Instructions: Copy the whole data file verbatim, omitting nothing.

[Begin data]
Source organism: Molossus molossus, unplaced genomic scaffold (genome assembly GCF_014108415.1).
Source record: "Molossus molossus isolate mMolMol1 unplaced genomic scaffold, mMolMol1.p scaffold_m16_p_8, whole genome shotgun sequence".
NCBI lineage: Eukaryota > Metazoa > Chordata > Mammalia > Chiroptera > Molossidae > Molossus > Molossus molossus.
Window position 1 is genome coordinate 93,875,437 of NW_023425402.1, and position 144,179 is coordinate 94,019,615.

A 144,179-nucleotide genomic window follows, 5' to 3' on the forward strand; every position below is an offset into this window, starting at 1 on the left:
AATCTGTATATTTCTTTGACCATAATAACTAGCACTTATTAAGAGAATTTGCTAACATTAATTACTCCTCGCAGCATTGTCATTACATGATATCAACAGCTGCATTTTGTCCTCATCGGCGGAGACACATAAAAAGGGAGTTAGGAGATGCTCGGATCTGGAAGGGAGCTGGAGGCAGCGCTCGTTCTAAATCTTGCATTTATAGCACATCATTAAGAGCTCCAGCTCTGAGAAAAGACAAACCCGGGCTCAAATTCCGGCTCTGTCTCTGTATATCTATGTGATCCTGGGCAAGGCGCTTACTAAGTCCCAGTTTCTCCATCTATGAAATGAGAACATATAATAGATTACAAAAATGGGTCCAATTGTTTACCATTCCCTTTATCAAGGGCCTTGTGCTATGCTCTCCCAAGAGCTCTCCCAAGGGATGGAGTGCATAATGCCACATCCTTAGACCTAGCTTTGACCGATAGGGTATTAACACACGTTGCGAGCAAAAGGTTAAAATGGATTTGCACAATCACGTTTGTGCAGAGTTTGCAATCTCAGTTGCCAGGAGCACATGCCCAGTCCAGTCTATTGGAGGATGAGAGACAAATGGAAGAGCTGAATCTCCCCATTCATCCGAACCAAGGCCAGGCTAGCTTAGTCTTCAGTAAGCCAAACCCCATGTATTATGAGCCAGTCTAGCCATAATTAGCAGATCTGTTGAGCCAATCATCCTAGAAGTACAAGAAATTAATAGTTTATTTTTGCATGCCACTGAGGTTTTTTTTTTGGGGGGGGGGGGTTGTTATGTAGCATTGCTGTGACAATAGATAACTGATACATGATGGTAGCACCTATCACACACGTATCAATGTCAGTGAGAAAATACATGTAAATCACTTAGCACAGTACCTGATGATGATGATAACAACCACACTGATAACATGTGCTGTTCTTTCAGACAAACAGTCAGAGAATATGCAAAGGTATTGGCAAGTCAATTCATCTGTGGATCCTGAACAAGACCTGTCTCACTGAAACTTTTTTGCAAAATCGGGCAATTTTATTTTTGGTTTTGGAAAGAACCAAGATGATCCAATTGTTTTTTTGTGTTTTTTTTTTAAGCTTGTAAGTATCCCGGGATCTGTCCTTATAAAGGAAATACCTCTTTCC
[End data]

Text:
Source organism: Molossus molossus, unplaced genomic scaffold (genome assembly GCF_014108415.1).
Source record: "Molossus molossus isolate mMolMol1 unplaced genomic scaffold, mMolMol1.p scaffold_m16_p_8, whole genome shotgun sequence".
NCBI lineage: Eukaryota > Metazoa > Chordata > Mammalia > Chiroptera > Molossidae > Molossus > Molossus molossus.
Window position 1 is genome coordinate 93,875,437 of NW_023425402.1, and position 144,179 is coordinate 94,019,615.

A 144,179-nucleotide genomic window follows, 5' to 3' on the forward strand; every position below is an offset into this window, starting at 1 on the left:
AATCTGTATATTTCTTTGACCATAATAACTAGCACTTATTAAGAGAATTTGCTAACATTAATTACTCCTCGCAGCATTGTCATTACATGATATCAACAGCTGCATTTTGTCCTCATCGGCGGAGACACATAAAAAGGGAGTTAGGAGATGCTCGGATCTGGAAGGGAGCTGGAGGCAGCGCTCGTTCTAAATCTTGCATTTATAGCACATCATTAAGAGCTCCAGCTCTGAGAAAAGACAAACCCGGGCTCAAATTCCGGCTCTGTCTCTGTATATCTATGTGATCCTGGGCAAGGCGCTTACTAAGTCCCAGTTTCTCCATCTATGAAATGAGAACATATAATAGATTACAAAAATGGGTCCAATTGTTTACCATTCCCTTTATCAAGGGCCTTGTGCTATGCTCTCCCAAGAGCTCTCCCAAGGGATGGAGTGCATAATGCCACATCCTTAGACCTAGCTTTGACCGATAGGGTATTAACACACGTTGCGAGCAAAAGGTTAAAATGGATTTGCACAATCACGTTTGTGCAGAGTTTGCAATCTCAGTTGCCAGGAGCACATGCCCAGTCCAGTCTATTGGAGGATGAGAGACAAATGGAAGAGCTGAATCTCCCCATTCATCCGAACCAAGGCCAGGCTAGCTTAGTCTTCAGTAAGCCAAACCCCATGTATTATGAGCCAGTCTAGCCATAATTAGCAGATCTGTTGAGCCAATCATCCTAGAAGTACAAGAAATTAATAGTTTATTTTTGCATGCCACTGAGGTTTTTTTTTTGGGGGGGGGGGGTTGTTATGTAGCATTGCTGTGACAATAGATAACTGATACATGATGGTAGCACCTATCACACACGTATCAATGTCAGTGAGAAAATACATGTAAATCACTTAGCACAGTACCTGATGATGATGATAACAACCACACTGATAACATGTGCTGTTCTTTCAGACAAACAGTCAGAGAATATGCAAAGGTATTGGCAAGTCAATTCATCTGTGGATCCTGAACAAGACCTGTCTCACTGAAACTTTTTTGCAAAATCGGGCAATTTTATTTTTGGTTTTGGAAAGAACCAAGATGATCCAATTGTTTTTTTGTGTTTTTTTTTTAAGCTTGTAAGTATCCCGGGATCTGTCCTTATAAAGGAAATACCTCTTTCC